Thursday, January 13, 2011

What If YOU Could Solve the Dropout Problem? By Barbara Baggerly-Hinojosa

It has been shown that the drop out problem affecting our youth is an issue that calls for action.  The National Center for Education Statistics reported that in the fall of 2009, about 75.2 million people were enrolled in American schools and colleges. 

About 4.7 million people were employed as elementary and secondary school teachers or as college faculty, in full-time positions.  There are about 5.4 million professional, administrative, and support staff in educational institutions.   

They also report that there has been a 26% increase in public school enrollment since 1985.

In other words, there are now about 49.8 million students enrolled in public schools. It is interesting to note that there was a decline (12.4% to 10.5%) in 2009 in elementary and secondary students enrolled in private schools. The 2009 statistics are anticipated to forecast an 8% increase in public secondary school enrollment between 2009 and 2018.

For the 2008-2009 school year, it was projected that a little over 3 million high school students are expected to graduate (receive diplomas). The 2009-2010 projection will see a lower number graduating.  An alternative to graduating is the obtaining of a GED (General Educational Development).  As of 2008, 469,000 passed the GED test which is an increase from 2002.

High School Dropouts are 5-8 times more likely to become incarcerated.
Despite numerous articles and reports concerning dropout rates, the 2009 National Center for Educational Statistics reports that percentage of dropouts among 16-24 year olds has decreased over the past 20 years.  Although there was a decline in dropout rates for Blacks and Hispanics, they were still higher than rates for Whites.

The lack of a high school diploma can be the cause of various social problems such as poverty, unemployment, higher suicide rates, higher dependence on government assistance and participation in criminal activity.  In order to remedy this problem, changes in policy along with changes in educational cultures and expectations regarding has to take place.

The following recommendations are made to address the drop out problem:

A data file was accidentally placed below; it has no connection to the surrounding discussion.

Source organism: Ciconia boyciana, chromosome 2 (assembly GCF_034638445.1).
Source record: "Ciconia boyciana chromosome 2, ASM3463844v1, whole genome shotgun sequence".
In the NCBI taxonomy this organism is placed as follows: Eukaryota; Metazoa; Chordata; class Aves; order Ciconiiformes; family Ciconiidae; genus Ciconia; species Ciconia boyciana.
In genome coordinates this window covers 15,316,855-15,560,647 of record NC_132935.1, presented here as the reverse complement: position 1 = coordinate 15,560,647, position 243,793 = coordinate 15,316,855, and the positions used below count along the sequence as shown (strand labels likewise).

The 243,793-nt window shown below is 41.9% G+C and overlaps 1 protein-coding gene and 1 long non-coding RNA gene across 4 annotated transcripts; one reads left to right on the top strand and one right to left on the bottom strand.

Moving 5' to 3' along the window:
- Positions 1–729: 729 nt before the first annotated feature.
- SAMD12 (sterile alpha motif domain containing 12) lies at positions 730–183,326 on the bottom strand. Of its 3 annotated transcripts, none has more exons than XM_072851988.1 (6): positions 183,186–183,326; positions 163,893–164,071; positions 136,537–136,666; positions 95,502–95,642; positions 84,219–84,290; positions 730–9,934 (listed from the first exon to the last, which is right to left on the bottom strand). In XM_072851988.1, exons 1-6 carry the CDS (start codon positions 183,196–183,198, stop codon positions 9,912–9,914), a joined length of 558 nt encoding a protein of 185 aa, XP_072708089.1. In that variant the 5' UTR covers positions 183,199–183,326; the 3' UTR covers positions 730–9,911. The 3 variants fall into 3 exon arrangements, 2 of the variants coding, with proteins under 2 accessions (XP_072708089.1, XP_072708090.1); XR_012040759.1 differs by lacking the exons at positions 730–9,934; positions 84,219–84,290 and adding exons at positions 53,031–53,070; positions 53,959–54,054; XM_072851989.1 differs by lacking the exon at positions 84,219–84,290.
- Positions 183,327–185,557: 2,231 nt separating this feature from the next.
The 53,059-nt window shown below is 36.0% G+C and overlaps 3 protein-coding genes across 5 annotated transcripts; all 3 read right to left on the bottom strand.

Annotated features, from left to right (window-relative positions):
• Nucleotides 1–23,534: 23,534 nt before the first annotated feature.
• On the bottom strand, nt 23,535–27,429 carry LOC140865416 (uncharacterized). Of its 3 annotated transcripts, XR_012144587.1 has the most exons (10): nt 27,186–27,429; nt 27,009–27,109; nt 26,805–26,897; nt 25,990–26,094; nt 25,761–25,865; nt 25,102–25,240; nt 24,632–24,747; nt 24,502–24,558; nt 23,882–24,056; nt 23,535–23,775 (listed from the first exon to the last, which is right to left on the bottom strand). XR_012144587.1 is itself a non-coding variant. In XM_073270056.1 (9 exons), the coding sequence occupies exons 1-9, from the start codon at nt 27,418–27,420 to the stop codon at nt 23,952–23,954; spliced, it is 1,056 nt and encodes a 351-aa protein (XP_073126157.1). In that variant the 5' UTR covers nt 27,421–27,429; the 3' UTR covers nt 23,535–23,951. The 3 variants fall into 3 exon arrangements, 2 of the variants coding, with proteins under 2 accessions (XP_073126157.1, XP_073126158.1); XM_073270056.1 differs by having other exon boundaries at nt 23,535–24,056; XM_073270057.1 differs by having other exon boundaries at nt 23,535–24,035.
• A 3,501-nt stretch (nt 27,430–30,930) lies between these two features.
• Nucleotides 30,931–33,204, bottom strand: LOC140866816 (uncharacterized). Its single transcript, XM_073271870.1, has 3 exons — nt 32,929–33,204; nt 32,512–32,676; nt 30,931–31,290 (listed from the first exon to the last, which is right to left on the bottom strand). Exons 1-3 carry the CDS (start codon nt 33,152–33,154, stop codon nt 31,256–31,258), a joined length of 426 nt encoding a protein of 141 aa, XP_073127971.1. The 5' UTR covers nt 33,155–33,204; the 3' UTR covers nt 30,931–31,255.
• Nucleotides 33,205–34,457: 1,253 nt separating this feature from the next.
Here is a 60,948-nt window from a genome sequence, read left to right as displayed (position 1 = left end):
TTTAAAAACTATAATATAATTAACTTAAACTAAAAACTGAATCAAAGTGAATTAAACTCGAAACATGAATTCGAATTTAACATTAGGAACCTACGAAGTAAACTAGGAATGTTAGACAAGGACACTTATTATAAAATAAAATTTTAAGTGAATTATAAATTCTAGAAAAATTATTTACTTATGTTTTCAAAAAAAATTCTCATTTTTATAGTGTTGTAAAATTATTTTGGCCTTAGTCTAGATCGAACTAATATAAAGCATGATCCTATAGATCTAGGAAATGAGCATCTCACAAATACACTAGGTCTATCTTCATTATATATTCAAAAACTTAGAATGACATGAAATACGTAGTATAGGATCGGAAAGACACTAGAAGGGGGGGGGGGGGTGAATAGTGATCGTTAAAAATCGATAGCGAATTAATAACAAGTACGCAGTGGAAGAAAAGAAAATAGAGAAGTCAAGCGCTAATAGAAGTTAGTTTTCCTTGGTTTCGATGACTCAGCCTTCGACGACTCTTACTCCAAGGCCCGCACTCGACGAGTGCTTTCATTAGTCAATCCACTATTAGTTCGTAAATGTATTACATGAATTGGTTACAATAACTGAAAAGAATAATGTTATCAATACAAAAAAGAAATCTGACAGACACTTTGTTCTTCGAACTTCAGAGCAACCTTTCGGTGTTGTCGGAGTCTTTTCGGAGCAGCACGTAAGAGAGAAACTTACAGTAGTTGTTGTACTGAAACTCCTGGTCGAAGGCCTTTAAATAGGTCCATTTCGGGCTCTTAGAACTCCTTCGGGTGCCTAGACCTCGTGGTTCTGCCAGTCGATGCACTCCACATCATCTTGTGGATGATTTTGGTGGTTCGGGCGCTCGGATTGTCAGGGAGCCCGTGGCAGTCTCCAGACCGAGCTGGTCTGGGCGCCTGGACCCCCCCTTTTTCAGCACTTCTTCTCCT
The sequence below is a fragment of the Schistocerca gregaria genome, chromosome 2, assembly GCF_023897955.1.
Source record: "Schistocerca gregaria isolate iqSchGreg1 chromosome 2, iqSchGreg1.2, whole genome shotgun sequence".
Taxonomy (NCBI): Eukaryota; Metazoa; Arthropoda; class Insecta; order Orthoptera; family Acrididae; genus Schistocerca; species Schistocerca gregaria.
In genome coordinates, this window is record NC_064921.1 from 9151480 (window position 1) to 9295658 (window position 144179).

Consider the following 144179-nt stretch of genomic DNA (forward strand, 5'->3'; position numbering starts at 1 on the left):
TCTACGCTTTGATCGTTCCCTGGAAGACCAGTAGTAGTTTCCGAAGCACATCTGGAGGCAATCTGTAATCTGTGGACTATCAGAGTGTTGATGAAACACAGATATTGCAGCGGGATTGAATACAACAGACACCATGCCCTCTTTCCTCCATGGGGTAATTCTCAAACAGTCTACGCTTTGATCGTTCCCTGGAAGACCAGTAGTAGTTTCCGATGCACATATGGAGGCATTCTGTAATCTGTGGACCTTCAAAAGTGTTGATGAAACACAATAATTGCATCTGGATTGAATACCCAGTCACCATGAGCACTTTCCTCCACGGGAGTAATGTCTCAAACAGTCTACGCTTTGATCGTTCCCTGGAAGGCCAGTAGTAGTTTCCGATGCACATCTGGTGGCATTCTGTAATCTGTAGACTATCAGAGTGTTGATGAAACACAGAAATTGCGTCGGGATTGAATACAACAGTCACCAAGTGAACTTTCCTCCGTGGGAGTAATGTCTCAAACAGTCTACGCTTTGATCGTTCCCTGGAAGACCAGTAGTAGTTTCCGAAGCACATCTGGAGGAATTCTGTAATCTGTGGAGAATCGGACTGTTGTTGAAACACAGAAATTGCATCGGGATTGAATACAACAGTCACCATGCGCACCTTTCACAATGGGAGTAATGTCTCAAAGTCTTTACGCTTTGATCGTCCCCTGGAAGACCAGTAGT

What would happen if the drop-out age was increased from 16 yrs. to 18 yrs of age?
      What would happen for those students who are identified as “potential drop-outs” or “at risk”, be offered a different or flexible or a more challenging curriculum that best suit their needs?

      What if school districts would hire counselors who actually had time to counsel students and school social workers who could work with students and their families? 
      What if in the freshman and sophomore year, teachers, counselors, and social workers would work more closely with students? 

      What if school leaders would unite and challenge leaders who are making decisions for schools concerning “drop outs”? 
      What if schools would have reduced classes so that students would pay more attention and receive more assistance?
      What if school leaders would reduce the workload requirements of freshman and sophomore teachers so that they could dedicate more time and attention to “at risk students”?
 Thank You for Reading and Sharing!

Barbara Baggerly-Hinojosa is a wife, mother, and educator living in the Rio Grande Valley in Texas.  She is a PhD student with Our Lady of the Lake University in Leadership Studies.  Mrs. Baggerly-Hinojosa is the President of the Leadership Empowerment Group, LLC. and is currently researching the relationship between the leadership of the high school principal and the high school drop out rate.  Mrs. Baggerly-Hinojosa is the author of Are You A Ten?  The Ten Characteristics of a Servant Leader.   For ordering information, please contact Mrs. Baggerly-Hinojosa at , visit, or follow Leadership Empowerment Group, LLC. on Facebook.

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